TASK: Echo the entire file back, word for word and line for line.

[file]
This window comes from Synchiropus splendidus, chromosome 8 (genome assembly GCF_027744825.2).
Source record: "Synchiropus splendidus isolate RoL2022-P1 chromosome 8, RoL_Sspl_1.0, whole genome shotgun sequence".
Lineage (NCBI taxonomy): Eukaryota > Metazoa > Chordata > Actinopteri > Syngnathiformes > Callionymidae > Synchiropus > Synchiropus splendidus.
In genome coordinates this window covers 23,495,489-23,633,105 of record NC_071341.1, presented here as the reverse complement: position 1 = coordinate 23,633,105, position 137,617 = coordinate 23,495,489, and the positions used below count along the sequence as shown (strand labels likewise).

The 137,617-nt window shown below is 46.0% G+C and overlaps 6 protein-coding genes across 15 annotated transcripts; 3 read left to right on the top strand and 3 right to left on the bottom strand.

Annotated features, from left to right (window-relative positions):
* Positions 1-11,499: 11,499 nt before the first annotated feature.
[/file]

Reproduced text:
This window comes from Synchiropus splendidus, chromosome 8 (genome assembly GCF_027744825.2).
Source record: "Synchiropus splendidus isolate RoL2022-P1 chromosome 8, RoL_Sspl_1.0, whole genome shotgun sequence".
Lineage (NCBI taxonomy): Eukaryota > Metazoa > Chordata > Actinopteri > Syngnathiformes > Callionymidae > Synchiropus > Synchiropus splendidus.
In genome coordinates this window covers 23,495,489-23,633,105 of record NC_071341.1, presented here as the reverse complement: position 1 = coordinate 23,633,105, position 137,617 = coordinate 23,495,489, and the positions used below count along the sequence as shown (strand labels likewise).

The 137,617-nt window shown below is 46.0% G+C and overlaps 6 protein-coding genes across 15 annotated transcripts; 3 read left to right on the top strand and 3 right to left on the bottom strand.

Annotated features, from left to right (window-relative positions):
* Positions 1-11,499: 11,499 nt before the first annotated feature.